Symptoms of alcoholism may affect its treatment with medication, finds study

Posted on March 19th, 2018 in alcoholism

Symptoms of alcoholism may affect its treatment with medication, finds study

Alcoholism can affect anybody, irrespective of his or her race and economic status. Be it an adolescent, an adult or an elderly, addiction to alcohol can lead to a disaster on anyone’s life. Now, a new research conducted at the Oregon State University (OSU) has found another dark side of this illness. The study has revealed that the existing symptoms of alcohol use disorder (AUD) make it difficult for individuals to continue taking naltrexone, a prescription drug to treat the disorder. This, in turn, might delay the treatment for the condition. The study findings were published recently in the journal Annals of Behavioral Medicine.

Sarah Dermody, an assistant professor in the School of Psychological Science in OSU’s College of Liberal Arts, said that the study findings would help researchers understand the ways in which the effectiveness of medication can be improved by getting involved with the concerned patients. Dermody’s focus was on studying the dangerous behaviors that one indulges in, including alcohol and nicotine use, with an aim of developing a better understanding about the factors that lead to such behaviors and the ways in which one can deal with them.

For the study, the researchers chose a sample of 58 individuals who had been prescribed naltrexone for a duration of eight weeks. The aim was either to diminish or halt their drinking. Along with this, the study also tried to analyze the role of mobile health (m-health) intervention to assist people follow the medication. The previous day’s use of alcohol, its cravings and side effects experienced by patients after using naltrexone were collected through text messages. On analyzing the entire data, following are some important findings by the researchers:

  • Faithfulness to the drug decreased with time. This drop was recorded from approximately eight in 10 patients at week one to nearly four in 10 participants by week eight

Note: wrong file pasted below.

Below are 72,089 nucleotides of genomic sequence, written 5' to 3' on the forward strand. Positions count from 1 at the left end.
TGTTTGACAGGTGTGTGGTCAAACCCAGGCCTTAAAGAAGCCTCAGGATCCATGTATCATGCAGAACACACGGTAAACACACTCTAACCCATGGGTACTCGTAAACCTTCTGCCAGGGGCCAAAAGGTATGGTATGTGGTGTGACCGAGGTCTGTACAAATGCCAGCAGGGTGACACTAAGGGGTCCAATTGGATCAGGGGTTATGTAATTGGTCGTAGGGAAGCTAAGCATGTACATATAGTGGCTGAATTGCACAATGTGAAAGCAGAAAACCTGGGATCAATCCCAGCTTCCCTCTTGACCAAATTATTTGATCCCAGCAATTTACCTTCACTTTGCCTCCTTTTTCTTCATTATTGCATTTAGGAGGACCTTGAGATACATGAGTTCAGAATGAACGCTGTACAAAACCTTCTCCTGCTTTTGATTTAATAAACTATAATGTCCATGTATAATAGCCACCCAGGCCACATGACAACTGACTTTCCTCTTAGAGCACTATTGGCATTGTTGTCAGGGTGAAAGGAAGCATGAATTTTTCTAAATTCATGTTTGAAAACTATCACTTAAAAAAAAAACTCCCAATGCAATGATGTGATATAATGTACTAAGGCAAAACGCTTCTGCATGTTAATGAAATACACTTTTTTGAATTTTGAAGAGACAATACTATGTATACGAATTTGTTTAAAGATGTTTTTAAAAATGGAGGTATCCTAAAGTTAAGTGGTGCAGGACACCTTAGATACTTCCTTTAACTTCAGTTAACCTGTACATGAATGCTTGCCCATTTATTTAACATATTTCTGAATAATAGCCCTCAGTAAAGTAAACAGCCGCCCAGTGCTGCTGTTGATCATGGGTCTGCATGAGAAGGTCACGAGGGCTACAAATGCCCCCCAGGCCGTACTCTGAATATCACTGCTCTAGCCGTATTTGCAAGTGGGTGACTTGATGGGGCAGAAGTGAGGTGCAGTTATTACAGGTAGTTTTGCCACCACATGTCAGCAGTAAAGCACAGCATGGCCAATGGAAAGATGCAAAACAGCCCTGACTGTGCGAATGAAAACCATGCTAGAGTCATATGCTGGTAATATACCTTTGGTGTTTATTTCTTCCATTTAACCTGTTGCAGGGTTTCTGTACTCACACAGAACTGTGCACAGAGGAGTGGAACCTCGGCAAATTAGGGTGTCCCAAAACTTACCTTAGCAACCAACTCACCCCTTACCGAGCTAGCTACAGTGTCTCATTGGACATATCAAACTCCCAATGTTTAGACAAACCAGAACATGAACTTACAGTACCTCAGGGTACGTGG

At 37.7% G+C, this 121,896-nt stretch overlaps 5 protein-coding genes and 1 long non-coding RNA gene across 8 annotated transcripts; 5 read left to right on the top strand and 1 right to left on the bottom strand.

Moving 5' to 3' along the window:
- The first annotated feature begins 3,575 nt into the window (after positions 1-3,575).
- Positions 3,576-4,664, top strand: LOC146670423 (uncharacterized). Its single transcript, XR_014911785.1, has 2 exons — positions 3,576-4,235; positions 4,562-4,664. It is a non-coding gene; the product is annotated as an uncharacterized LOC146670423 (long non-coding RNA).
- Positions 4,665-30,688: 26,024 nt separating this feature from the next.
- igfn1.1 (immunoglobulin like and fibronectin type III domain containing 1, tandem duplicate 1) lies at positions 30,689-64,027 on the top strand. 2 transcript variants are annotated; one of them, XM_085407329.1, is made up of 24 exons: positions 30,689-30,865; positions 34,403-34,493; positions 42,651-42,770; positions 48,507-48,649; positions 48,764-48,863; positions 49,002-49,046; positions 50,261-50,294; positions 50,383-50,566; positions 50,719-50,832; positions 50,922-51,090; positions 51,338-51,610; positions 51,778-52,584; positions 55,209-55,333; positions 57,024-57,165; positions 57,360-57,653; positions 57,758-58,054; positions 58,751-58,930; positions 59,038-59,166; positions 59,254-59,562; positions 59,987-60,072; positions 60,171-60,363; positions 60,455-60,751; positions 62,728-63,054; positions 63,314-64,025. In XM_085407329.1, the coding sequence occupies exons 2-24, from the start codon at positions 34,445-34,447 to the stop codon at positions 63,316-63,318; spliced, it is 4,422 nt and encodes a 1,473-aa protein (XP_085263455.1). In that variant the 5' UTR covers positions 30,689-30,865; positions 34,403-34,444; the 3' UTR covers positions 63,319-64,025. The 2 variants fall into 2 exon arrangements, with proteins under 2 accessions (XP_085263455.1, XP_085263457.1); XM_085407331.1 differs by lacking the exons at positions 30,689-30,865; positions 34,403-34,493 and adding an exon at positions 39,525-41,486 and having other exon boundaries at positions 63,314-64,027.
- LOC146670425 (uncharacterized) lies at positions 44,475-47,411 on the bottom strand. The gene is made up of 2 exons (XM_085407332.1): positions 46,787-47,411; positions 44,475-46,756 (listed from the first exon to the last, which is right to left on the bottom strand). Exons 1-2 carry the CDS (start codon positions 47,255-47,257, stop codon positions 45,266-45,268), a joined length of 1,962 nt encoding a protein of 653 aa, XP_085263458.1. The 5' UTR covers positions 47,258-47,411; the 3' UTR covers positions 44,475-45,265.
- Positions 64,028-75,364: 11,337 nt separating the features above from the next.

• On the completion of daily text message assessments, the chances of patients’ taking medications increased by almost twice as compared to the days when they were still completing the assessments
  • It was also possible for researchers to predict the patients who would continue following the treatment
  • Factors like an underlying disease affected a patient’s adherence to the medication
  • Heavy drinking days, weekends and strong craving days were found to have lesser chances of the patients taking medications.

Further research needed to address symptoms

Dermody said that there is a need to conduct further research to understand and identify the ways in which the symptoms that affect a patient’s adherence to medication can be best addressed. Experts also believe that there is an urgent need to improve adherence to medication after an individual drinks heavily or craves for more alcohol. Emphasizing on the need to maintain a daily contact with patients, she said, “We found that some sort of daily contact with the patient is important. It does not have to be human to human. It could be a mobile phone app that tracks a patient’s symptoms and tailors feedback to their needs.”

Dealing with alcohol use disorder

According to the National Survey on Drug Use and Health (NSDUH), over 15 million people aged 12 or older had an AUD in 2016. However, only a few of them seek treatment for their condition. The common treatment for alcoholism includes detoxification, medication, or a combination of both. It is important that one follows the treatment plan as well as take prescribed medications to achieve their goal of sobriety.

In you are looking for details about one of the best alcohol addiction treatment centers in Arizona, the Alcohol Addiction Treatment Arizona can help. Call at our 24/7 alcohol addiction helpline number 866-671-1510 or chat online with one of our experts to know the details about the finest treatment facilities in Arizona.

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